• Family history of osteoporosis
  • Having low levels of vitamin D and poor dietary calcium intake
  • Decreasing levels of testosterone with ageing in men
  • Estrogen deficiency in women (irregular periods, early (before turning 40) or post-menopausal, surgical removal of the ovaries)
  • Use of long-term medication such as thyroid and epilepsy medications, corticosteroids
  • Having medical conditions such as gastrointestinal diseases; endocrine diseases; rheumatoid arthritis; cancer; and blood disorders



How will you be diagnosed?

Your doctor will review your signs and symptoms, family and medical history. You may be referred on for a specialized X-ray or CT scan to evaluate the bone density to help diagnose osteoporosis. Your bone density will be classified by comparing it to the typical bone density for a person of equivalent gender, size, and age.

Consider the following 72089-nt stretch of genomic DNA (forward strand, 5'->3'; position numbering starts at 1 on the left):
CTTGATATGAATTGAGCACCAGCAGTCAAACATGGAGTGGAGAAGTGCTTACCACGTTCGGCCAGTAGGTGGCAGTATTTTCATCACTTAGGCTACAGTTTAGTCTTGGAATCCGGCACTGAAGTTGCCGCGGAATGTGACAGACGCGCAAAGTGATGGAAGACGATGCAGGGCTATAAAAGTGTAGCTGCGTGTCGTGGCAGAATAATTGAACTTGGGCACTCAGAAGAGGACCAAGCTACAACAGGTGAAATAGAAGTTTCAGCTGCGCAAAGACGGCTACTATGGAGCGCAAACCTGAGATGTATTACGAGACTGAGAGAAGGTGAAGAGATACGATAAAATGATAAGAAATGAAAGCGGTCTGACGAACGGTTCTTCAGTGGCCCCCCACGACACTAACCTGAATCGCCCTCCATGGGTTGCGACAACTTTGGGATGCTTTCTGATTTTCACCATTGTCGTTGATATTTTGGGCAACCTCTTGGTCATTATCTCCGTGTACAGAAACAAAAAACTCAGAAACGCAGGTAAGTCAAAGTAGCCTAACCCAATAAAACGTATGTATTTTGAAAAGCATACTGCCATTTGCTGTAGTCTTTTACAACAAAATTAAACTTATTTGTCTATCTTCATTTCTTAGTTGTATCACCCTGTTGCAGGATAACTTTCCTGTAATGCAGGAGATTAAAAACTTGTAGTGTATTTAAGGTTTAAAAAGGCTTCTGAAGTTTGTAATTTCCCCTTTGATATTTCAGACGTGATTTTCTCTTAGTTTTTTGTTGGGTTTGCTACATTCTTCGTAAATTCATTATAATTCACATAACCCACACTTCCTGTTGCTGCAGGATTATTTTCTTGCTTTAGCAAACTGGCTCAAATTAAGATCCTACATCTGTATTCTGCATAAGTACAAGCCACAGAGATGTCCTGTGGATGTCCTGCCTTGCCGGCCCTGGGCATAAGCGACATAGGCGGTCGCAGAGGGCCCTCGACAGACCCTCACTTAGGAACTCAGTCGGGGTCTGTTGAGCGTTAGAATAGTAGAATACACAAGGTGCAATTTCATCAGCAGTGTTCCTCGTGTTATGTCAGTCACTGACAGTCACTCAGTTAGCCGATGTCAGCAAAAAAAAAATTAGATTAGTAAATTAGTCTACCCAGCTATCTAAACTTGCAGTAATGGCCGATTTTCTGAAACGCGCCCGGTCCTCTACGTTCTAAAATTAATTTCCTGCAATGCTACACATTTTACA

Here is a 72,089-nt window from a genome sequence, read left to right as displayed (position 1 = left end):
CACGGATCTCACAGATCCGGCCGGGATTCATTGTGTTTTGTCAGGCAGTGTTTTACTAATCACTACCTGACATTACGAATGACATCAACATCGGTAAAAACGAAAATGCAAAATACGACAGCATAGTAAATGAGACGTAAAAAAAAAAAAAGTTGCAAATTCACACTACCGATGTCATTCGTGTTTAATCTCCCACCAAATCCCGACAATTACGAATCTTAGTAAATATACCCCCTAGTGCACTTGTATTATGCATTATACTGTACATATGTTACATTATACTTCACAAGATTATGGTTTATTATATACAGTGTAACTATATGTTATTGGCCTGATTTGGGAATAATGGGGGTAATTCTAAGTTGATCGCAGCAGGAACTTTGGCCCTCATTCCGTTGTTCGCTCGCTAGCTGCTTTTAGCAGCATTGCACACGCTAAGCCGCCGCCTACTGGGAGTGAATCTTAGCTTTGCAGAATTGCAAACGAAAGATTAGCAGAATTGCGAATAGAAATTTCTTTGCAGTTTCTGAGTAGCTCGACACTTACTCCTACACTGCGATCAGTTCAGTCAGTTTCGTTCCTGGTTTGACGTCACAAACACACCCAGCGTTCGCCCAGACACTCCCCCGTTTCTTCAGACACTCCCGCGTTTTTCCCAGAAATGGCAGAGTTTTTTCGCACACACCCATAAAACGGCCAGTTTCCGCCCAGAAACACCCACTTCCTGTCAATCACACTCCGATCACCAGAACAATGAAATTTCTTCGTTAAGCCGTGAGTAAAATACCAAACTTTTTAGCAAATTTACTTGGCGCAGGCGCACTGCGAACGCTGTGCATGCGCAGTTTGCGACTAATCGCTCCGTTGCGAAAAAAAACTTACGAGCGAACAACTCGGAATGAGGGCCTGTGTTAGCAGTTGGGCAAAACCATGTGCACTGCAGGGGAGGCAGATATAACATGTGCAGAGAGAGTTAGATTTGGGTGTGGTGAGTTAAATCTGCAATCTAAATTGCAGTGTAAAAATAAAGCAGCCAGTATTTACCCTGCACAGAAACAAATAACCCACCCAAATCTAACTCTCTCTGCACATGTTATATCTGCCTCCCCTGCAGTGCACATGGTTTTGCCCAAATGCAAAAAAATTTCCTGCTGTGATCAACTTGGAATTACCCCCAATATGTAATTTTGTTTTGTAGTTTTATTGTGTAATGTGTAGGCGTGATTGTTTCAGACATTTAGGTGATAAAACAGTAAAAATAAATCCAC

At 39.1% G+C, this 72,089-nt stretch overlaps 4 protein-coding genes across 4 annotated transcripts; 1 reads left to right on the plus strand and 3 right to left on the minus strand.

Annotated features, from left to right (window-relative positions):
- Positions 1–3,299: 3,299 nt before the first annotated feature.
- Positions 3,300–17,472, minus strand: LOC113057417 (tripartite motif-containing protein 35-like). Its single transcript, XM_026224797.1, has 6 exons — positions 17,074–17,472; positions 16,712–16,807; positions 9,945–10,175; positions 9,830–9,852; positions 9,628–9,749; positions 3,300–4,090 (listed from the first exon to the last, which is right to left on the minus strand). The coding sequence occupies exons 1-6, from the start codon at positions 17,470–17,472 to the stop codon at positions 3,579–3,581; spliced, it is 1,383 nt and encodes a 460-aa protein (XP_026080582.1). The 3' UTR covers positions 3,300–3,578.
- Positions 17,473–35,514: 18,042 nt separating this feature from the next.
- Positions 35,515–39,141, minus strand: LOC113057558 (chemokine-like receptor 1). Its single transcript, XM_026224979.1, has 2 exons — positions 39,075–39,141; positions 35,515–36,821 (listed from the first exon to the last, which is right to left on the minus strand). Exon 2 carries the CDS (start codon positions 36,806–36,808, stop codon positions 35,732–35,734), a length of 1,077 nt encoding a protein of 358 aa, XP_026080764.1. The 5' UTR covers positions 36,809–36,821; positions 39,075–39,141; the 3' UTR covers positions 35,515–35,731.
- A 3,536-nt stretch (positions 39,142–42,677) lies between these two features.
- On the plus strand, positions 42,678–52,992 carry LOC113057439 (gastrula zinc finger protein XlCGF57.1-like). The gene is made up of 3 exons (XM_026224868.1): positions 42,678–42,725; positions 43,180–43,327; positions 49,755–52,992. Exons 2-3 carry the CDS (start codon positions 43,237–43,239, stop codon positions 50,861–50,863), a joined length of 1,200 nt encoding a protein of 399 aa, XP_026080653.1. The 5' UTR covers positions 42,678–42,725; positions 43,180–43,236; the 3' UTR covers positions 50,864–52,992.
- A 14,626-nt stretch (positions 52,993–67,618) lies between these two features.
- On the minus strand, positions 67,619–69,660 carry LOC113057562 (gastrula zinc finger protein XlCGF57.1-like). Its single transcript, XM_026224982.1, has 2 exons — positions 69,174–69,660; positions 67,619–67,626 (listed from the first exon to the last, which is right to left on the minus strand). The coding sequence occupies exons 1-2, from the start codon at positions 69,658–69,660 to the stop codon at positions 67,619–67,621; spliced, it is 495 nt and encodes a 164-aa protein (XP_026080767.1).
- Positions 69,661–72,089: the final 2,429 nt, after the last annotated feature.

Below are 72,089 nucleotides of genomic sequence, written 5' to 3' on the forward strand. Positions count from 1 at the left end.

How is Osteoporosis treated?

The treatment pathway chosen for the management of this condition is dependent on results of your bone density scan, gender, age, medical history and severity of the condition. Potential treatments for osteoporosis may include exercise, making positive lifestyle changes, vitamin and mineral supplements, and medications. Please consult your doctor for appropriate advice and treatment options.



How can Physiotherapy help?


Your physiotherapist will help you strengthen your bones and your muscles through a personalized and graduated rehabilitation program. Components of this rehabilitation program may include weightbearing aerobic exercises, resistance training using free weights/resistance bands/bodyweight resistance, and exercises to enhance posture, balance and body strength. Your physiotherapist will work with you to find activities that suit your needs and as per your physical activity level.